ANC in Parly calls for a ‘register’ for racist offenders
Racist rants on social media have placed the issue firmly on the national agenda since the start of the year.
CAPE TOWN - The African National Congress (ANC) in Parliament has called for a national register of racist offenders.
Members of Parliament (MPs) were debating racial tension and conflict in the country, particularly at universities.
Racist rants on social media and racially charged clashes at institutions of higher learning have placed the issue firmly on the national agenda since the start of the year.
The governing party made the call during the debate.
ANC MP Jabulani Mahlangu told the National Assembly that the proposed register could be made accessible to embassies.
"Making the register accessible to embassies will assist them with the screening of visa applications and work permits to keep racists from their countries."
Mahlangu explained that the establishment of a national register would ensure that racists are "blacklisted."
Freedom Front Plus leader Pieter Mulder called for peaceful protests.
"Mr Gordhan can do his best to repair foreign interest trust but if voters are burning university buildings, it draws a line to his attempts. Section 17 of the Constitution says 'everyone has the right, peacefully and unarmed to assemble, to demonstrate, to picket and to present petitions.'"
At the same time, the Democratic Alliance (DA) says political parties and their leaders have played a toxic role in dividing South Africans along racial lines.
DA MP Yusuf Cassim warned that politicians have been stoking tensions for their own gain.
"Those responsible for divisive rhetoric must be called to pledge reconciliation and redress. If they refuse, they must be condemned to the dustbin of history."
At the beginning of the year, economist Chris Hart tweeted that 'More than 25 years after Apartheid ended, the victims are increasing along with a sense of entitlement and hatred towards minorities….'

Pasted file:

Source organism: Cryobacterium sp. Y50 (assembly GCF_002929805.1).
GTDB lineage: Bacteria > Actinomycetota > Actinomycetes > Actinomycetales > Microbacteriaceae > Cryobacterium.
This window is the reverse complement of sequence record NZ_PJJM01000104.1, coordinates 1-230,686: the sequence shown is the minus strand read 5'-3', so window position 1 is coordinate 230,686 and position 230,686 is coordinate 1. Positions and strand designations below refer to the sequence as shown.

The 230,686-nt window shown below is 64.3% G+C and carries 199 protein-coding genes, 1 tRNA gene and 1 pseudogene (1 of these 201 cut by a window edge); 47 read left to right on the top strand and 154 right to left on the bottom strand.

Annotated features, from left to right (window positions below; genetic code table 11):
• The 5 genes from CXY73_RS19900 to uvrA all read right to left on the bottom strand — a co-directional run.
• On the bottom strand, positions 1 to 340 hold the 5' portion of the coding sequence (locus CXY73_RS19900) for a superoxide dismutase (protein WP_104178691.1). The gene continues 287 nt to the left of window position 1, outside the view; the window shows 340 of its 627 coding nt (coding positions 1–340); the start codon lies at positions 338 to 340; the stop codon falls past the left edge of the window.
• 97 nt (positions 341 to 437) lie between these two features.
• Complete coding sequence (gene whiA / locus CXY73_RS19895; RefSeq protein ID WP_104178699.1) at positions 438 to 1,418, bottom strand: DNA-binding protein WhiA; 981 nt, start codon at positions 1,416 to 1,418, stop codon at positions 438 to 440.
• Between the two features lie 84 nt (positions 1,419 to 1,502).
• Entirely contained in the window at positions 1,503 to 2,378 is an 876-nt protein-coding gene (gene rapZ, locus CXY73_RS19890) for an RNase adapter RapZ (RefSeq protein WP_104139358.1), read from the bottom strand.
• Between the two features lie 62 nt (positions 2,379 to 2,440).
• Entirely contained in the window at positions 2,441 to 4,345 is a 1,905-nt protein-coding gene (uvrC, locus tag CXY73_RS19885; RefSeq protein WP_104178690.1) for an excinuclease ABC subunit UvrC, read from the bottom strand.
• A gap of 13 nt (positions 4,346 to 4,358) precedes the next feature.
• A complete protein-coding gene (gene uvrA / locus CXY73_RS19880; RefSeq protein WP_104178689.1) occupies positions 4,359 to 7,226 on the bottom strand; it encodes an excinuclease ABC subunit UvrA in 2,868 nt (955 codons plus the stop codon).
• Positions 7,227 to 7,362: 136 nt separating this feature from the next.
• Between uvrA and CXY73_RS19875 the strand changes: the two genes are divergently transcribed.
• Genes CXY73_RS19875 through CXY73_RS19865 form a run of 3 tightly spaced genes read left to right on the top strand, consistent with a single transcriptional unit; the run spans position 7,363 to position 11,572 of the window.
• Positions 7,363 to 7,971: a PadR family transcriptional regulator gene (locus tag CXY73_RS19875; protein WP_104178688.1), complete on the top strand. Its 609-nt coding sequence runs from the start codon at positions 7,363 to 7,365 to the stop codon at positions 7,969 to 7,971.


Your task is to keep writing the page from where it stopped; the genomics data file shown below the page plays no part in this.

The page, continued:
More than 25 years after Apartheid ended, the victims are increasing along with a sense of entitlement and hatred towards minorities….— Chris Hart (@chrishartZA) January 3, 2016
His tweet was met with anger and he was suspended from his job at Standard Bank.
In another incident, real estate agent Penny Sparrow referred to black beachgoers as 'monkeys' in a Facebook post, which sparked national outrage.
Criminal charges were laid by the public against Sparrow.
Radio DJ, Gareth Cliff in a tweet, wrote that "people don't understand free speech at all".
He received criticism for the comment - with many labelling him a racist. He later apologised, saying he in no way condones racism and has a lot to learn.
Earlier this year, a Gauteng Sports, Arts, Culture and Recreation Department employee made a racial post on Facebook.
Velaphi Khumalo took to Facebook to call on black South Africans to do to white people what 'Hitler did to the Jews' and also expressed his hatred towards white people by saying they are all racist.
The department called Khumalo's post 'barbaric and racist' and has distanced itself from his views.
Reports said Khumalo had apologised for the post, calling it emotional comments which do not represent the views of the African National Congress.
Last month, veteran sports journalist Dan Retief posted racial comments on Twitter regarding the Proteas's victory.
Proteas Captain AB de Villiers scored an unbeaten 101 to help his side claim victory over England at Newlands during the final one day international in the five-match series.
Retief then tweeted: "South Africa carried to victory by two white Afrikaners - politicians and media commentators take note - for what it is worth."